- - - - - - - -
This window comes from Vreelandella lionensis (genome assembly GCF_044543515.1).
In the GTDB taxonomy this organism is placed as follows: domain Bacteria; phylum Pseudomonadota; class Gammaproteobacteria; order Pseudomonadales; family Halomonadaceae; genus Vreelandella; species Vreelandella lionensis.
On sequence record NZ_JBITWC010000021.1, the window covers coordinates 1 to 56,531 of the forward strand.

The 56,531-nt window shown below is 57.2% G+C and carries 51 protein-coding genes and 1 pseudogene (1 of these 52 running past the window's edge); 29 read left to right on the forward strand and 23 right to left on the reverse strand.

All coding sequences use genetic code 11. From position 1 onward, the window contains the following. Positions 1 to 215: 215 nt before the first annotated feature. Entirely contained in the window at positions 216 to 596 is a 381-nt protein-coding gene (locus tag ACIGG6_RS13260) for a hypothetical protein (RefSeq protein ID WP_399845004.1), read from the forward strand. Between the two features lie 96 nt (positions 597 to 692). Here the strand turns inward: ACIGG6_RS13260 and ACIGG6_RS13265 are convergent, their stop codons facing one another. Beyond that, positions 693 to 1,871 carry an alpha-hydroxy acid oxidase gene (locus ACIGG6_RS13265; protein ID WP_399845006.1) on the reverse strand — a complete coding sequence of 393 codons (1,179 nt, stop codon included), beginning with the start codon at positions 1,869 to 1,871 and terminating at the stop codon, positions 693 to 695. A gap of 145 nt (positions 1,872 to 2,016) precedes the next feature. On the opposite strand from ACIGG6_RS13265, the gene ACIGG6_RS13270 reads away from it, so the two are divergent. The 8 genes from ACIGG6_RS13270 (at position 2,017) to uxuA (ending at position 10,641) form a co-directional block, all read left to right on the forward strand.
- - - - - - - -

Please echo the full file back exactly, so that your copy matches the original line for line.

This window comes from Vreelandella lionensis (genome assembly GCF_044543515.1).
In the GTDB taxonomy this organism is placed as follows: domain Bacteria; phylum Pseudomonadota; class Gammaproteobacteria; order Pseudomonadales; family Halomonadaceae; genus Vreelandella; species Vreelandella lionensis.
On sequence record NZ_JBITWC010000021.1, the window covers coordinates 1 to 56,531 of the forward strand.

The 56,531-nt window shown below is 57.2% G+C and carries 51 protein-coding genes and 1 pseudogene (1 of these 52 running past the window's edge); 29 read left to right on the forward strand and 23 right to left on the reverse strand.

All coding sequences use genetic code 11. From position 1 onward, the window contains the following. Positions 1 to 215: 215 nt before the first annotated feature. Entirely contained in the window at positions 216 to 596 is a 381-nt protein-coding gene (locus tag ACIGG6_RS13260) for a hypothetical protein (RefSeq protein ID WP_399845004.1), read from the forward strand. Between the two features lie 96 nt (positions 597 to 692). Here the strand turns inward: ACIGG6_RS13260 and ACIGG6_RS13265 are convergent, their stop codons facing one another. Beyond that, positions 693 to 1,871 carry an alpha-hydroxy acid oxidase gene (locus ACIGG6_RS13265; protein ID WP_399845006.1) on the reverse strand — a complete coding sequence of 393 codons (1,179 nt, stop codon included), beginning with the start codon at positions 1,869 to 1,871 and terminating at the stop codon, positions 693 to 695. A gap of 145 nt (positions 1,872 to 2,016) precedes the next feature. On the opposite strand from ACIGG6_RS13265, the gene ACIGG6_RS13270 reads away from it, so the two are divergent. The 8 genes from ACIGG6_RS13270 (at position 2,017) to uxuA (ending at position 10,641) form a co-directional block, all read left to right on the forward strand.